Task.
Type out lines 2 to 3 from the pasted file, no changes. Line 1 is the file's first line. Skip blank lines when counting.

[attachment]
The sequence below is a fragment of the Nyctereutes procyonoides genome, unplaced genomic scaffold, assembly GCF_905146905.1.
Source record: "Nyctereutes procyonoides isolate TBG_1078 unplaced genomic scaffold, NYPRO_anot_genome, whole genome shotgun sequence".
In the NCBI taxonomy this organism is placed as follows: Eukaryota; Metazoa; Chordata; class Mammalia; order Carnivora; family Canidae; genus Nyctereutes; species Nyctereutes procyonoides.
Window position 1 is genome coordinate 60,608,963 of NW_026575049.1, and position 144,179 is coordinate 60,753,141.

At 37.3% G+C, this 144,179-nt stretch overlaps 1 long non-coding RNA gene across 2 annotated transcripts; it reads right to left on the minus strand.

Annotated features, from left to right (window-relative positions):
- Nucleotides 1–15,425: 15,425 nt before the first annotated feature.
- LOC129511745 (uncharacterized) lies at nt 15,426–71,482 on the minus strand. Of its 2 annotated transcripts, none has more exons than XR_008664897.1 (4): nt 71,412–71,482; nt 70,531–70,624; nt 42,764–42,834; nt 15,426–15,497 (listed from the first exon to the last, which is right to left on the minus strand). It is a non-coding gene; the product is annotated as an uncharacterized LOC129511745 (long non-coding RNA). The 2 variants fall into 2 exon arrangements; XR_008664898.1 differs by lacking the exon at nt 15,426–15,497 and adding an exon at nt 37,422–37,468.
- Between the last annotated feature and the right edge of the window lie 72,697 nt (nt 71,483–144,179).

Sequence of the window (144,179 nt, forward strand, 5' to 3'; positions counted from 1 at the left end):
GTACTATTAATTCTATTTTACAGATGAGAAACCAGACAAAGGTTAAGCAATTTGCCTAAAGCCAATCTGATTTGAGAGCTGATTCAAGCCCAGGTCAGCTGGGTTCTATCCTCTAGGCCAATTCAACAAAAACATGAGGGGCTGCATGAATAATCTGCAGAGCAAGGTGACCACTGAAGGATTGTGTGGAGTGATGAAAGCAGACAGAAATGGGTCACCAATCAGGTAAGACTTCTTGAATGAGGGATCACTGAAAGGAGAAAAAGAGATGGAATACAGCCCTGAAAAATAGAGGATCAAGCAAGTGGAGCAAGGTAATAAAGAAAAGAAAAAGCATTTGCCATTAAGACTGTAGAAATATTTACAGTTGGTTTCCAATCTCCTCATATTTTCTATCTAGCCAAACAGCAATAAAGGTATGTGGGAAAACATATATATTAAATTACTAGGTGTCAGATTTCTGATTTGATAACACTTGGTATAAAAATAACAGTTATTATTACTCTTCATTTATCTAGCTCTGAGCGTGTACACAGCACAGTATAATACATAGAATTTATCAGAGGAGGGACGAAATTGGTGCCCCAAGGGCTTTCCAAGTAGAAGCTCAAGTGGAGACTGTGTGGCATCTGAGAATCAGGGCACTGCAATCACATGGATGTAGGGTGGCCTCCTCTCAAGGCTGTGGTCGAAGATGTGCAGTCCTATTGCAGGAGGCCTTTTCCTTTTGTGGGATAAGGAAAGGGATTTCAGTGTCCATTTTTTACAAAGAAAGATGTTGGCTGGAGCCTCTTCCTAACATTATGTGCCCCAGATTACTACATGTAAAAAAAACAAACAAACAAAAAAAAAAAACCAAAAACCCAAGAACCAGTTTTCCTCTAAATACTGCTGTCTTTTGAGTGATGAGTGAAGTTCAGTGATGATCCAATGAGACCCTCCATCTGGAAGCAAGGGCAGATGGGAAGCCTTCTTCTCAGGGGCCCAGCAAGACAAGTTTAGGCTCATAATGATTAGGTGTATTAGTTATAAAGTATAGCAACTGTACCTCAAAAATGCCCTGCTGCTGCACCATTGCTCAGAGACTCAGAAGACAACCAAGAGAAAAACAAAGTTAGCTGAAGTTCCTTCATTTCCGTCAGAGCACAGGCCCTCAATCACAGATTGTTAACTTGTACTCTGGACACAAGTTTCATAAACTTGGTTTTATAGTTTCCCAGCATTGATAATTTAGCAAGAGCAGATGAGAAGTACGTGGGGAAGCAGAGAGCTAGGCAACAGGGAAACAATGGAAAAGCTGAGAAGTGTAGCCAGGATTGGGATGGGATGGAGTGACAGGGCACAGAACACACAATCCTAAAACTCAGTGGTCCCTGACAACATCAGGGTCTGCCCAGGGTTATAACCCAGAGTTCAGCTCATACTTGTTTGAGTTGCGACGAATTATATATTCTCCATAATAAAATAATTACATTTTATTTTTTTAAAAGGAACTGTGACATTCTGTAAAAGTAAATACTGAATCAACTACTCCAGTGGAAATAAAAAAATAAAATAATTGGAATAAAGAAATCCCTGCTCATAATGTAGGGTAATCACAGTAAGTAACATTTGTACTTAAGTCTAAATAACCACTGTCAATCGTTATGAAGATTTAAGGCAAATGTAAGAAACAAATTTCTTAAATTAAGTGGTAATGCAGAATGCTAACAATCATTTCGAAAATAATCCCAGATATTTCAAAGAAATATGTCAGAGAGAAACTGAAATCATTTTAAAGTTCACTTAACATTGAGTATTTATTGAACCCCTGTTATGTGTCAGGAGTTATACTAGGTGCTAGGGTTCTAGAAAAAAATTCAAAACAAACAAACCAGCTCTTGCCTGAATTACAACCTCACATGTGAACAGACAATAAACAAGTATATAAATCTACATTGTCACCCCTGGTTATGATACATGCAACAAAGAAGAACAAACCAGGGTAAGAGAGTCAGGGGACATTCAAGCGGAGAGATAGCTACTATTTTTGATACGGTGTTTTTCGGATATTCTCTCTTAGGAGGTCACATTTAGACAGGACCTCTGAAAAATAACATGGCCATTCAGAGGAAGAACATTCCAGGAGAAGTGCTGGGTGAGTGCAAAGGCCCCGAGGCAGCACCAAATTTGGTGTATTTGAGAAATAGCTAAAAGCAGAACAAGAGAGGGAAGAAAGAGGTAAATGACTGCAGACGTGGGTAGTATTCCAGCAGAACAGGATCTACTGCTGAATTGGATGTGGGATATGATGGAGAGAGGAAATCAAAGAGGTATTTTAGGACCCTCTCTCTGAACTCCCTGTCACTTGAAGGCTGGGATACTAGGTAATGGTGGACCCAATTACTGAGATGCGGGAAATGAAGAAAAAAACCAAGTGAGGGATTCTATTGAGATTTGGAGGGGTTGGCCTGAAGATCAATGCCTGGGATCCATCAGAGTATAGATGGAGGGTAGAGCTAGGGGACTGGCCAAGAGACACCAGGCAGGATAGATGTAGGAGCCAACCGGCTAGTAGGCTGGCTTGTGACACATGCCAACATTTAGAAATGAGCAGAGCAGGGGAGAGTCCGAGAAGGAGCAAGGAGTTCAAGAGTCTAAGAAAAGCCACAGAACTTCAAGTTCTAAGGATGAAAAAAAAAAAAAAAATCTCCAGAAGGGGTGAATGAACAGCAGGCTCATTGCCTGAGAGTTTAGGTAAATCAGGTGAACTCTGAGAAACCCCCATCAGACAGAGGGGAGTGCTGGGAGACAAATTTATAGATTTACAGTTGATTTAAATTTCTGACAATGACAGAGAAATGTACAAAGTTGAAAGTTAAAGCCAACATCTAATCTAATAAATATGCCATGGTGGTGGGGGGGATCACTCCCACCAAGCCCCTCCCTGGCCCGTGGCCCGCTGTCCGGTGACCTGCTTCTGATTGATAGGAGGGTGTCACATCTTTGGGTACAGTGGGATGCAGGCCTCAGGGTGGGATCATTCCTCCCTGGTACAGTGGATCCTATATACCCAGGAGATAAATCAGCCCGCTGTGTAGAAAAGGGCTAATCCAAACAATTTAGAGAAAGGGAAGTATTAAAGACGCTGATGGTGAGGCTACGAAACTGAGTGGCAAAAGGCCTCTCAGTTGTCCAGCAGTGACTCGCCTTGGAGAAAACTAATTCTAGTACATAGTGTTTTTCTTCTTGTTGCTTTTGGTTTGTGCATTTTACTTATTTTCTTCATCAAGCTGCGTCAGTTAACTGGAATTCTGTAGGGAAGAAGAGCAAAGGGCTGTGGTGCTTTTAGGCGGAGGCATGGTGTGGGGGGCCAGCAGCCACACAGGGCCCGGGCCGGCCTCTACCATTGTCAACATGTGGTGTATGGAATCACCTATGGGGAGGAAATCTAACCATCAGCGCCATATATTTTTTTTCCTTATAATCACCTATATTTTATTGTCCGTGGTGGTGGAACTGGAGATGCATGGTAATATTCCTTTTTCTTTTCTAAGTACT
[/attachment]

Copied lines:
Source record: "Nyctereutes procyonoides isolate TBG_1078 unplaced genomic scaffold, NYPRO_anot_genome, whole genome shotgun sequence".
In the NCBI taxonomy this organism is placed as follows: Eukaryota; Metazoa; Chordata; class Mammalia; order Carnivora; family Canidae; genus Nyctereutes; species Nyctereutes procyonoides.